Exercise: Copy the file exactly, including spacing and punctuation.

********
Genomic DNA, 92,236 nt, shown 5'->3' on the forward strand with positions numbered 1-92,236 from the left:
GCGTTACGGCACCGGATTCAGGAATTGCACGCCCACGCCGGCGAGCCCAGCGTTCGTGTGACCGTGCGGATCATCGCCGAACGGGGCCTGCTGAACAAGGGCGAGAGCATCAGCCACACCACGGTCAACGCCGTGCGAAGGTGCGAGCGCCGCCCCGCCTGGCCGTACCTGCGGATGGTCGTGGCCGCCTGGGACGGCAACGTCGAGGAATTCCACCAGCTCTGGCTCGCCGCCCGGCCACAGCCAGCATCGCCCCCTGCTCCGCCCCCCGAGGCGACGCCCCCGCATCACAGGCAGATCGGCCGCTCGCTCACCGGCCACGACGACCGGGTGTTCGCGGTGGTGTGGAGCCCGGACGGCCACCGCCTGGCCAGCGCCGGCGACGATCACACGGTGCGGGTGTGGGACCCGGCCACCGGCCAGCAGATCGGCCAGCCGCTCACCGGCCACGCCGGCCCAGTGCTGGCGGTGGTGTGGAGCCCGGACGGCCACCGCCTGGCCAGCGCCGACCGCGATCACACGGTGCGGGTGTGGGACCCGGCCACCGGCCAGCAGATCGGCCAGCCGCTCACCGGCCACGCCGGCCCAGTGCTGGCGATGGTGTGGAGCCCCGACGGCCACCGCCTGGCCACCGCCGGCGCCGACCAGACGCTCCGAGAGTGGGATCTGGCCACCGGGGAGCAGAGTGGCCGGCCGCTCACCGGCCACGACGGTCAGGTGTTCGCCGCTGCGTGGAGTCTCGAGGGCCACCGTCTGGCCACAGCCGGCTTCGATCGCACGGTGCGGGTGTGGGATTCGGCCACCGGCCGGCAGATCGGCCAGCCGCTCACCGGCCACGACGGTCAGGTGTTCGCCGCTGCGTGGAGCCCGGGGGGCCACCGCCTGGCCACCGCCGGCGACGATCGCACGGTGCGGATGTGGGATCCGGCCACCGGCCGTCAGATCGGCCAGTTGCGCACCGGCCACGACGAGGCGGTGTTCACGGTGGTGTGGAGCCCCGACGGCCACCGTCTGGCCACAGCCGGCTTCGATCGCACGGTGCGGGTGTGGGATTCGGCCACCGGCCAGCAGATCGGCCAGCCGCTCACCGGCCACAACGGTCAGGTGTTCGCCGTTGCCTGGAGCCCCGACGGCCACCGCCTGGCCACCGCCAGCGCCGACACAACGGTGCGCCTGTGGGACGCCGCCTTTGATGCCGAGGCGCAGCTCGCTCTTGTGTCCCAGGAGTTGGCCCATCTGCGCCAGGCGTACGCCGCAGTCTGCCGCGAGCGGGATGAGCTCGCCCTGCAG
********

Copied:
Genomic DNA, 92,236 nt, shown 5'->3' on the forward strand with positions numbered 1-92,236 from the left:
GCGTTACGGCACCGGATTCAGGAATTGCACGCCCACGCCGGCGAGCCCAGCGTTCGTGTGACCGTGCGGATCATCGCCGAACGGGGCCTGCTGAACAAGGGCGAGAGCATCAGCCACACCACGGTCAACGCCGTGCGAAGGTGCGAGCGCCGCCCCGCCTGGCCGTACCTGCGGATGGTCGTGGCCGCCTGGGACGGCAACGTCGAGGAATTCCACCAGCTCTGGCTCGCCGCCCGGCCACAGCCAGCATCGCCCCCTGCTCCGCCCCCCGAGGCGACGCCCCCGCATCACAGGCAGATCGGCCGCTCGCTCACCGGCCACGACGACCGGGTGTTCGCGGTGGTGTGGAGCCCGGACGGCCACCGCCTGGCCAGCGCCGGCGACGATCACACGGTGCGGGTGTGGGACCCGGCCACCGGCCAGCAGATCGGCCAGCCGCTCACCGGCCACGCCGGCCCAGTGCTGGCGGTGGTGTGGAGCCCGGACGGCCACCGCCTGGCCAGCGCCGACCGCGATCACACGGTGCGGGTGTGGGACCCGGCCACCGGCCAGCAGATCGGCCAGCCGCTCACCGGCCACGCCGGCCCAGTGCTGGCGATGGTGTGGAGCCCCGACGGCCACCGCCTGGCCACCGCCGGCGCCGACCAGACGCTCCGAGAGTGGGATCTGGCCACCGGGGAGCAGAGTGGCCGGCCGCTCACCGGCCACGACGGTCAGGTGTTCGCCGCTGCGTGGAGTCTCGAGGGCCACCGTCTGGCCACAGCCGGCTTCGATCGCACGGTGCGGGTGTGGGATTCGGCCACCGGCCGGCAGATCGGCCAGCCGCTCACCGGCCACGACGGTCAGGTGTTCGCCGCTGCGTGGAGCCCGGGGGGCCACCGCCTGGCCACCGCCGGCGACGATCGCACGGTGCGGATGTGGGATCCGGCCACCGGCCGTCAGATCGGCCAGTTGCGCACCGGCCACGACGAGGCGGTGTTCACGGTGGTGTGGAGCCCCGACGGCCACCGTCTGGCCACAGCCGGCTTCGATCGCACGGTGCGGGTGTGGGATTCGGCCACCGGCCAGCAGATCGGCCAGCCGCTCACCGGCCACAACGGTCAGGTGTTCGCCGTTGCCTGGAGCCCCGACGGCCACCGCCTGGCCACCGCCAGCGCCGACACAACGGTGCGCCTGTGGGACGCCGCCTTTGATGCCGAGGCGCAGCTCGCTCTTGTGTCCCAGGAGTTGGCCCATCTGCGCCAGGCGTACGCCGCAGTCTGCCGCGAGCGGGATGAGCTCGCCCTGCAG